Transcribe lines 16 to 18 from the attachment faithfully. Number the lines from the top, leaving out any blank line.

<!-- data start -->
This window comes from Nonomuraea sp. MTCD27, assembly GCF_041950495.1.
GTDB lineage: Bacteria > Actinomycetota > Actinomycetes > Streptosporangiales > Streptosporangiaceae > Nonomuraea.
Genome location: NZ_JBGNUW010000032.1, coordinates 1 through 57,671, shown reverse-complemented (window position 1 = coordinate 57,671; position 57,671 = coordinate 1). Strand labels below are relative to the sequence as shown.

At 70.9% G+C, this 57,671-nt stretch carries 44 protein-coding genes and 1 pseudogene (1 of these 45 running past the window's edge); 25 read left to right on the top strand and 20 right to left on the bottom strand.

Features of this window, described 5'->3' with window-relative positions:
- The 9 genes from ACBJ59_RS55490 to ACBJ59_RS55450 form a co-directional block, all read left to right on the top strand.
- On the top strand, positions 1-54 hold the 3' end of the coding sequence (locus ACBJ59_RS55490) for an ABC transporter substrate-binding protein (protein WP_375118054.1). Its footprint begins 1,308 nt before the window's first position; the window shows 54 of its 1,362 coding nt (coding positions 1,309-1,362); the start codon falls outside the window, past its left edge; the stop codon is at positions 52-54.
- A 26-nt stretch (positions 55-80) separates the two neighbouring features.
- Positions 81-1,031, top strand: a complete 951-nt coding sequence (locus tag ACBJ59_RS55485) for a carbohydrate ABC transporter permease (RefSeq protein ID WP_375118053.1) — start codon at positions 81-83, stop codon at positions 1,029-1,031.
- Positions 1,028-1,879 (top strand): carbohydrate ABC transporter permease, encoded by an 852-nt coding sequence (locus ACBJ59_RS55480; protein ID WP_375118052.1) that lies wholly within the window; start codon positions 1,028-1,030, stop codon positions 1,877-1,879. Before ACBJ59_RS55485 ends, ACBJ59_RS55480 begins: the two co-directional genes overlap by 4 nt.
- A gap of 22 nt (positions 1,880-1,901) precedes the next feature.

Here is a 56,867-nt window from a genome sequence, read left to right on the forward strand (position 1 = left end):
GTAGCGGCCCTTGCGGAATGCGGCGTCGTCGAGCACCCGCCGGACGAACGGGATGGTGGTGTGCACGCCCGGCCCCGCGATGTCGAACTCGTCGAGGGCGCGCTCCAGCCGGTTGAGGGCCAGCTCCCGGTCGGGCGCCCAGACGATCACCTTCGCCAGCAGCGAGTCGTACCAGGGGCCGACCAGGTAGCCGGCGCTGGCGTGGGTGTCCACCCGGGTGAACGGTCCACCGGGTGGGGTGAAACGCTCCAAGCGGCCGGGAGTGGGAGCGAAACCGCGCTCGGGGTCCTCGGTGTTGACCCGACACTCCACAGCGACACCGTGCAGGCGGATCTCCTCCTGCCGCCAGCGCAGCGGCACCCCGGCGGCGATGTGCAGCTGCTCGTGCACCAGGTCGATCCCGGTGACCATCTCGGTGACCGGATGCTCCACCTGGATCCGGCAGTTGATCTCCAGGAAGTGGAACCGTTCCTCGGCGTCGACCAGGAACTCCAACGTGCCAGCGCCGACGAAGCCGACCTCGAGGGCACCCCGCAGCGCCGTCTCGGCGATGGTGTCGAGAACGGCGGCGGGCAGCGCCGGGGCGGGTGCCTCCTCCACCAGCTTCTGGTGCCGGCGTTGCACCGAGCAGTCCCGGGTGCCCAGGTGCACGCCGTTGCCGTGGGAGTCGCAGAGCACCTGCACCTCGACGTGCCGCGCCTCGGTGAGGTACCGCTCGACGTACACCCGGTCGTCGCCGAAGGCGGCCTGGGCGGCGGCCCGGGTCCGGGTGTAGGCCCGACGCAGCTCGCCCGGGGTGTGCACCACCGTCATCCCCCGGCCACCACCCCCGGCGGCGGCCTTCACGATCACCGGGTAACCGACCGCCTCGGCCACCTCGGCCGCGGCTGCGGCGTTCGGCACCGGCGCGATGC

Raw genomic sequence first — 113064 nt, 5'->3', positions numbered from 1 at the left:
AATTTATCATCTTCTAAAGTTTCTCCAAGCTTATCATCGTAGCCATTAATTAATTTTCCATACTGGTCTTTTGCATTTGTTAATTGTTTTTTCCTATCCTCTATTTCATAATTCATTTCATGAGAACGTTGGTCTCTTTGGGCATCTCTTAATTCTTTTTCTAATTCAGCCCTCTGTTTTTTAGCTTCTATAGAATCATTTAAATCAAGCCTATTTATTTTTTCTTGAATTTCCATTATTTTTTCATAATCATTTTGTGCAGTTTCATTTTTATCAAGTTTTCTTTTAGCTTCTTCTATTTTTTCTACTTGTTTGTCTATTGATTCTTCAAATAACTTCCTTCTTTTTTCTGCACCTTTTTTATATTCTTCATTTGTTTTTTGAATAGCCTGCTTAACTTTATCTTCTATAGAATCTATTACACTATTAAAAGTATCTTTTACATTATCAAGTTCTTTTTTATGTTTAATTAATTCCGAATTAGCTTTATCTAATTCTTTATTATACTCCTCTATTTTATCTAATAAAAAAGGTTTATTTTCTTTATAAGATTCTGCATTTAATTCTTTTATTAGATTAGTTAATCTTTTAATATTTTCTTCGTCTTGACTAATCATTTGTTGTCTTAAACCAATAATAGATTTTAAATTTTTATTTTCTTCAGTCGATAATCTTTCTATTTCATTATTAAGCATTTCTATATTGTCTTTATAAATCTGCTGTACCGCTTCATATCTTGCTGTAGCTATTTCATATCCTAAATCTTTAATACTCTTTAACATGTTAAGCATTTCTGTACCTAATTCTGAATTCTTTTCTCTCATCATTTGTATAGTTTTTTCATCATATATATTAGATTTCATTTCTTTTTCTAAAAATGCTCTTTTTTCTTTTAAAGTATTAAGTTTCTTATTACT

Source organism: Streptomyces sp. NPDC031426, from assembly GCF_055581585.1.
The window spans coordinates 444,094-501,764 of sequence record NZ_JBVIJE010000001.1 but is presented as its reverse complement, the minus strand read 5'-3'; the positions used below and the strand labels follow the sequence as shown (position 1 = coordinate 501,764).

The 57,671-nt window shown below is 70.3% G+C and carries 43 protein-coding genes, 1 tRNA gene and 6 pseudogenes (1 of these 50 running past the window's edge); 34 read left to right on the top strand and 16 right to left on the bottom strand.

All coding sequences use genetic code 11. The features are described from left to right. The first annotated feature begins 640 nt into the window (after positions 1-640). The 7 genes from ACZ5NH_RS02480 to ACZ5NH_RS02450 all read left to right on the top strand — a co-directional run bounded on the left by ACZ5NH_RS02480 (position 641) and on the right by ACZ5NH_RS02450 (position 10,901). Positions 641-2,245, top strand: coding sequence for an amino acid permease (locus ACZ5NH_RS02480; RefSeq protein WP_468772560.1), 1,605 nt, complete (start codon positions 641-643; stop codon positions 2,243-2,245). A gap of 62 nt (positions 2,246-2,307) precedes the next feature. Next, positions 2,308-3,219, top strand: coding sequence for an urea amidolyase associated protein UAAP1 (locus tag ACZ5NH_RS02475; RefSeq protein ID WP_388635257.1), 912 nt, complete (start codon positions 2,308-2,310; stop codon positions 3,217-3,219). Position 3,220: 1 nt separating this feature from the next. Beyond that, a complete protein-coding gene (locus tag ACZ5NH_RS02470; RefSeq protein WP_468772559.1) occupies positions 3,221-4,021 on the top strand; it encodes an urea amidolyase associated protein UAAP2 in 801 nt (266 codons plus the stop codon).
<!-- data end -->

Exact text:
Source organism: Streptomyces sp. NPDC031426, from assembly GCF_055581585.1.
The window spans coordinates 444,094-501,764 of sequence record NZ_JBVIJE010000001.1 but is presented as its reverse complement, the minus strand read 5'-3'; the positions used below and the strand labels follow the sequence as shown (position 1 = coordinate 501,764).

The 57,671-nt window shown below is 70.3% G+C and carries 43 protein-coding genes, 1 tRNA gene and 6 pseudogenes (1 of these 50 running past the window's edge); 34 read left to right on the top strand and 16 right to left on the bottom strand.